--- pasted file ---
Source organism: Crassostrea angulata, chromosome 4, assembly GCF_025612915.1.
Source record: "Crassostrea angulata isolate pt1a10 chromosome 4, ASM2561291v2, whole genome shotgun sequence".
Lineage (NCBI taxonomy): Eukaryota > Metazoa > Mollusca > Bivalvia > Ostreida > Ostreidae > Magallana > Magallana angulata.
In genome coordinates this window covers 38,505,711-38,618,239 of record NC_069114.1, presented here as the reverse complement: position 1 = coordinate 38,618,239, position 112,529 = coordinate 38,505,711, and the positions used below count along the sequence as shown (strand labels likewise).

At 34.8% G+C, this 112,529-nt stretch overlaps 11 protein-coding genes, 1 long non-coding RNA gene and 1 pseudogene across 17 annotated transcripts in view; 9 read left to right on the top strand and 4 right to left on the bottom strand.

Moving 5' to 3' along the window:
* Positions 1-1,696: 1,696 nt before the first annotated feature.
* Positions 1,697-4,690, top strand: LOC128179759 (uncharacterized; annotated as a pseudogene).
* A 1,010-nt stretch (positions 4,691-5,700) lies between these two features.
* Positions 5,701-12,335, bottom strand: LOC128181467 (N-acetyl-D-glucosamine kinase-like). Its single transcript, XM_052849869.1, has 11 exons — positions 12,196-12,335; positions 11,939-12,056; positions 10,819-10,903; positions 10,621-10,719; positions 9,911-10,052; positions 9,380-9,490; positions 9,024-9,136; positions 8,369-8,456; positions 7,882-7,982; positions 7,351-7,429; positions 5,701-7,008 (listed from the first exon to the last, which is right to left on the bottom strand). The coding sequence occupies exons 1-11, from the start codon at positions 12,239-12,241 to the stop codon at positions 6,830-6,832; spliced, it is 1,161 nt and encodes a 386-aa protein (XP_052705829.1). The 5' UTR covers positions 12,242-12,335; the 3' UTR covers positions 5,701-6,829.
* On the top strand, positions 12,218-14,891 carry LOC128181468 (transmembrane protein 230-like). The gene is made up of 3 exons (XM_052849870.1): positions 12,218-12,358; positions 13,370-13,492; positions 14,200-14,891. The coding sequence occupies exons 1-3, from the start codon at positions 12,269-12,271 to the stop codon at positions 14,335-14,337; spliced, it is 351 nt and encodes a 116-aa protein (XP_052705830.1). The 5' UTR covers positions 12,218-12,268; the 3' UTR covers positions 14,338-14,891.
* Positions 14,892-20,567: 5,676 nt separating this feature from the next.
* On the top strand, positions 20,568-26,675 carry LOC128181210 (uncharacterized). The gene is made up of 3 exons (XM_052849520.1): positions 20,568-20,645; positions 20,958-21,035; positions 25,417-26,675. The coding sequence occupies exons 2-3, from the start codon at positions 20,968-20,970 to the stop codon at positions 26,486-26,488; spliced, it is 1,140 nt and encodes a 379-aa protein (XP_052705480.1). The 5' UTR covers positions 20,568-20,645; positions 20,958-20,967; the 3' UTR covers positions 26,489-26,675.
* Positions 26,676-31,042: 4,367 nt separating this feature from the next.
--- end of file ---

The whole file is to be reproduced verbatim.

Source organism: Crassostrea angulata, chromosome 4, assembly GCF_025612915.1.
Source record: "Crassostrea angulata isolate pt1a10 chromosome 4, ASM2561291v2, whole genome shotgun sequence".
Lineage (NCBI taxonomy): Eukaryota > Metazoa > Mollusca > Bivalvia > Ostreida > Ostreidae > Magallana > Magallana angulata.
In genome coordinates this window covers 38,505,711-38,618,239 of record NC_069114.1, presented here as the reverse complement: position 1 = coordinate 38,618,239, position 112,529 = coordinate 38,505,711, and the positions used below count along the sequence as shown (strand labels likewise).

At 34.8% G+C, this 112,529-nt stretch overlaps 11 protein-coding genes, 1 long non-coding RNA gene and 1 pseudogene across 17 annotated transcripts in view; 9 read left to right on the top strand and 4 right to left on the bottom strand.

Moving 5' to 3' along the window:
* Positions 1-1,696: 1,696 nt before the first annotated feature.
* Positions 1,697-4,690, top strand: LOC128179759 (uncharacterized; annotated as a pseudogene).
* A 1,010-nt stretch (positions 4,691-5,700) lies between these two features.
* Positions 5,701-12,335, bottom strand: LOC128181467 (N-acetyl-D-glucosamine kinase-like). Its single transcript, XM_052849869.1, has 11 exons — positions 12,196-12,335; positions 11,939-12,056; positions 10,819-10,903; positions 10,621-10,719; positions 9,911-10,052; positions 9,380-9,490; positions 9,024-9,136; positions 8,369-8,456; positions 7,882-7,982; positions 7,351-7,429; positions 5,701-7,008 (listed from the first exon to the last, which is right to left on the bottom strand). The coding sequence occupies exons 1-11, from the start codon at positions 12,239-12,241 to the stop codon at positions 6,830-6,832; spliced, it is 1,161 nt and encodes a 386-aa protein (XP_052705829.1). The 5' UTR covers positions 12,242-12,335; the 3' UTR covers positions 5,701-6,829.
* On the top strand, positions 12,218-14,891 carry LOC128181468 (transmembrane protein 230-like). The gene is made up of 3 exons (XM_052849870.1): positions 12,218-12,358; positions 13,370-13,492; positions 14,200-14,891. The coding sequence occupies exons 1-3, from the start codon at positions 12,269-12,271 to the stop codon at positions 14,335-14,337; spliced, it is 351 nt and encodes a 116-aa protein (XP_052705830.1). The 5' UTR covers positions 12,218-12,268; the 3' UTR covers positions 14,338-14,891.
* Positions 14,892-20,567: 5,676 nt separating this feature from the next.
* On the top strand, positions 20,568-26,675 carry LOC128181210 (uncharacterized). The gene is made up of 3 exons (XM_052849520.1): positions 20,568-20,645; positions 20,958-21,035; positions 25,417-26,675. The coding sequence occupies exons 2-3, from the start codon at positions 20,968-20,970 to the stop codon at positions 26,486-26,488; spliced, it is 1,140 nt and encodes a 379-aa protein (XP_052705480.1). The 5' UTR covers positions 20,568-20,645; positions 20,958-20,967; the 3' UTR covers positions 26,489-26,675.
* Positions 26,676-31,042: 4,367 nt separating this feature from the next.